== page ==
Distressing to Whom?

Scientists have zapped an electrical current to people’s brains to erase distressing memories, part of an ambitious quest to better treat ailments such as mental trauma, psychiatric disorders and drug addiction.

In an experiment, patients were first shown a troubling story, in words and pictures.  A week later they were reminded about it and given electroconvulsive therapy, formerly known as electroshock.  That completely wiped out their recall of the distressing narrative.

“It’s a pretty strong effect.  We observed it in every subject,” said Marijn Kroes, neuroscientist at Radboud University Nijmegen in the Netherlands and lead author of the study, published Sunday in the journal Nature Neuroscience.


The hope is that one day it may be possible to selectively eliminate a person’s unwanted memories or associations linked to smoking, drug-taking or emotional trauma.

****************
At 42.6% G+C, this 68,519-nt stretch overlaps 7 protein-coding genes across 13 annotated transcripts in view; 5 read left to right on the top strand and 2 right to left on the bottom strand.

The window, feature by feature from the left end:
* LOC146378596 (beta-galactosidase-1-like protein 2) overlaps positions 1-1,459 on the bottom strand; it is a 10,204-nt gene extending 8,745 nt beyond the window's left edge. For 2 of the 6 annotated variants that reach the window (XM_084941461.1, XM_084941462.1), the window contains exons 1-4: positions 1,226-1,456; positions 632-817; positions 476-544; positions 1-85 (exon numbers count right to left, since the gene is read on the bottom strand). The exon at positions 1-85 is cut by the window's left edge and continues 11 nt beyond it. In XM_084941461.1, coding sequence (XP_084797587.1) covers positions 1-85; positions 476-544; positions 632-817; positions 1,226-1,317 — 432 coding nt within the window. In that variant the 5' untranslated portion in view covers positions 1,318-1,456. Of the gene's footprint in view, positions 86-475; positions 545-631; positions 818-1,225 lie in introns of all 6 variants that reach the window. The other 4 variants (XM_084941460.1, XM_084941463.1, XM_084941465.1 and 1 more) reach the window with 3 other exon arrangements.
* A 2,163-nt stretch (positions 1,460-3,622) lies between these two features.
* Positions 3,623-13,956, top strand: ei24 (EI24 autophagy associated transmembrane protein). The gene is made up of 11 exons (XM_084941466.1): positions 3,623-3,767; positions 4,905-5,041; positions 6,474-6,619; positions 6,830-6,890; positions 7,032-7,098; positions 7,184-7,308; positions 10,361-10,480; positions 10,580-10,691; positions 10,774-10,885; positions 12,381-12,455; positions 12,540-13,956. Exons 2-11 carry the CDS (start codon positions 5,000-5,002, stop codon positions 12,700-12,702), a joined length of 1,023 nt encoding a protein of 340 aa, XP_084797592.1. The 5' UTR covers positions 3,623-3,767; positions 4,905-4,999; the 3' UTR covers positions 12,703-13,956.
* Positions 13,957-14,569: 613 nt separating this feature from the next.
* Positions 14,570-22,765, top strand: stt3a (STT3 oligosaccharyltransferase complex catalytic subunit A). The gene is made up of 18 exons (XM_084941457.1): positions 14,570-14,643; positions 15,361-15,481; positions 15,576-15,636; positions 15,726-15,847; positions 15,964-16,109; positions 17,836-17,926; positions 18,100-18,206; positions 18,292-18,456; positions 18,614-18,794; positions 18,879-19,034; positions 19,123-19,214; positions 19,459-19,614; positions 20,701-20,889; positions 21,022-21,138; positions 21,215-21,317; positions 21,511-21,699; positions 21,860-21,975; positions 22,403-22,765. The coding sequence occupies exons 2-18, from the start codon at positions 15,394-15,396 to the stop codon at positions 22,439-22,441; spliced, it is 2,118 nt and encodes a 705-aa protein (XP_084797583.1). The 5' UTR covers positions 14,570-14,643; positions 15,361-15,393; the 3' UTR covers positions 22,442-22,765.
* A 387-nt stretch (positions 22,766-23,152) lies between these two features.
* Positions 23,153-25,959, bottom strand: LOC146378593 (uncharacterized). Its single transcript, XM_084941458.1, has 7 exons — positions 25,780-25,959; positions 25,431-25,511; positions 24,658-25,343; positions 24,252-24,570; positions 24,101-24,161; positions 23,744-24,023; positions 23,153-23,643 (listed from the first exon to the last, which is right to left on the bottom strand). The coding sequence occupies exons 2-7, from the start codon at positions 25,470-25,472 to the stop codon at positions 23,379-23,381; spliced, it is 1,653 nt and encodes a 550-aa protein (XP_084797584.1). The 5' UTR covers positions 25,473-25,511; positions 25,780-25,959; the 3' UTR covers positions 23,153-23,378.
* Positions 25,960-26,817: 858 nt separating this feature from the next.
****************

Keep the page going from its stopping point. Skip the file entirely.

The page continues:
This is an extremely promising tool for helping folks overcome serious troubles.  Like many powerful tools, though, it can be very dangerous.

“Distressing memories.”  Distressing for whom?  The individual? Or Government?  Rudimentary efforts have already been tried: the Soviet Union’s Gulag.  It’s been warned of for a long time: Clockwork Orange.

Now that this sort of thing is coming to fruition, the tool wants, badly, close monitoring and control, and not only by our government.

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